MultiModWebAccess: A Multimodal Speech Interface for Accessing Web Pages

While in everyday life, humans communicate with their environment by language, spoken as well as written, supported by signs and gestures, human-computer interaction is still far behind. Currently, graphical user interfaces (GUI) are a de-facto standard; the logical next step is to move toward an even richer and more natural interaction by integrating communication via language. A prominent example for this need is demonstrated by the World Wide Web (WWW) which is of growing importance in everyday life. While developers of WWW pages may use any combination of text, audio, image, and video in their presentation to address the user - thus fully exploiting the multimedia possibilities of the web - the users' reaction is much more limited in being restricted mainly to point-and-click operations.

Complex types of interaction, however, cannot be handled by mouse clicking and typing simple phrases alone. By adding better language capabilities, the gap between navigation and interaction in a communicative setting can be bridged. Language-based queries provide also the advantage of reaching through the hypertext structure directly to the required (textual) information. This frees the user from a dependence on the document structure offered by the content provider, which is advantageous because often, users' and content providers' intentions may differ. At the same time, the user is not restricted to any predefined wording of the query.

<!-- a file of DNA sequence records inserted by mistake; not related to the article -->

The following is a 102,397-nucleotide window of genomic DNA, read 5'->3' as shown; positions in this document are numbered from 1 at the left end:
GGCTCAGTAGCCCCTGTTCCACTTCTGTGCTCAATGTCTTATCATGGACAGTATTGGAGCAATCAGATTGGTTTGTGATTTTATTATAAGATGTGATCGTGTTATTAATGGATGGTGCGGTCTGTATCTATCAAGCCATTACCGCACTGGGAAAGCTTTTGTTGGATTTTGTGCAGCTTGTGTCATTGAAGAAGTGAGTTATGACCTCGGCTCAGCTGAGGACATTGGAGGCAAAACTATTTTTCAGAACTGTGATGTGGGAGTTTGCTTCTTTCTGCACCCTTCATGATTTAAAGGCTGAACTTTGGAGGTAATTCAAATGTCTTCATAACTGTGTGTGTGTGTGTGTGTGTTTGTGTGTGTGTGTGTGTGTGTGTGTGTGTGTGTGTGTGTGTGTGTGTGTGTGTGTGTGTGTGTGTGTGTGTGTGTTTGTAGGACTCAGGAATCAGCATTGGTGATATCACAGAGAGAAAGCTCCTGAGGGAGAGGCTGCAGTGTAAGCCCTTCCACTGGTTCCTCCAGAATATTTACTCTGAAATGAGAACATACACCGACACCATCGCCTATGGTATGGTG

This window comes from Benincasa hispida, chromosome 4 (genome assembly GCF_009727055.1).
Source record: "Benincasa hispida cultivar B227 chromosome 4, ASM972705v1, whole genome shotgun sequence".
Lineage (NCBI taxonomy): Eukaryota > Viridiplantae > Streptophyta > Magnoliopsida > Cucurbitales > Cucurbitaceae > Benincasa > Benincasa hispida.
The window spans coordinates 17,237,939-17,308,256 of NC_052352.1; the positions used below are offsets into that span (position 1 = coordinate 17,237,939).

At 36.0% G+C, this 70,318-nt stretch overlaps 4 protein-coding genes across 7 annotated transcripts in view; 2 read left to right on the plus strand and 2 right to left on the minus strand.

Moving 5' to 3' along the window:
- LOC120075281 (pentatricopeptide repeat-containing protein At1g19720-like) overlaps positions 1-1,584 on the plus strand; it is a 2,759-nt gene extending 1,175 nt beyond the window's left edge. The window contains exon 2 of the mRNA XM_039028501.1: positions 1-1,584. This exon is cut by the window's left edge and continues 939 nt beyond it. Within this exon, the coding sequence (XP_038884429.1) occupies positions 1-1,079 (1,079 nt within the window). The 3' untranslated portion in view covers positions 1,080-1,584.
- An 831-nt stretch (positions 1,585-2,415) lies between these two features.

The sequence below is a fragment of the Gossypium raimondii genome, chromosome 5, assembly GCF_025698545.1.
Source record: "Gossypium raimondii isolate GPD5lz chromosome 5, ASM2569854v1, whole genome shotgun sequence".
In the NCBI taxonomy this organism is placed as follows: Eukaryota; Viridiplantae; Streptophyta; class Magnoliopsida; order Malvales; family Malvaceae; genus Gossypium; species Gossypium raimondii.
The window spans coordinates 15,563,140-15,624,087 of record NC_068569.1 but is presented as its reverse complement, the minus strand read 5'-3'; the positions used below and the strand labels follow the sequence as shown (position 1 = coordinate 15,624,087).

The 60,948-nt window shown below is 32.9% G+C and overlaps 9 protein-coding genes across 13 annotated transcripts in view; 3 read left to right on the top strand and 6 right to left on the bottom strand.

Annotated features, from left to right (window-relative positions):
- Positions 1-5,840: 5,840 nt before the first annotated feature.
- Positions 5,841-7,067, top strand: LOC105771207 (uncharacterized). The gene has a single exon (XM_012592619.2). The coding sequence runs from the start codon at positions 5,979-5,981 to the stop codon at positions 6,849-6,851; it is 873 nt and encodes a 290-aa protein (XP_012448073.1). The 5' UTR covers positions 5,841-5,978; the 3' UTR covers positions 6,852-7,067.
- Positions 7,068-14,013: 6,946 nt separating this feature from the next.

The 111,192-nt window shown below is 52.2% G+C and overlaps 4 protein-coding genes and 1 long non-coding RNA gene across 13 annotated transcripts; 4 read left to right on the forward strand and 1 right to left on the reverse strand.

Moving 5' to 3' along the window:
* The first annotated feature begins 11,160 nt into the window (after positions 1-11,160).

This project aimed at showing new ways of integrating speech and language with classical access methods to the World Wide Web. Shortcomings and advantages of different access method combinations were investigated. As a testbed application, a system for providing access to German language newspapers available on-line was developed.

There are three focal areas of research where the project contributed: First, empirically founded pre-design studies provided important insights about the role of speech in a multimodal system for accessing web pages. Second, research in this project yielded insights concerning mechanisms for analyzing spoken utterances in the context of a multimodal environment. While speech recognition for spontaneous speech usually results in high word error rates, it was to be expected that the background knowledge derived from the state of the interface will help in selecting the intended utterance. Finally, a prototypical access system to the WWW which includes text and speech input was developed which allows for queries addressing browsing functionality, stucture and content. In combination with the empirical research undertaken, this system provides insights into usability thereby giving important cues for the design of systems featuring multimodal interaction.

Duration: 1999 - 2003
Sponsor: Austrian Science Foundation (FWF)
Researchers: Alexandra Klein, Michel Généreux, Harald Trost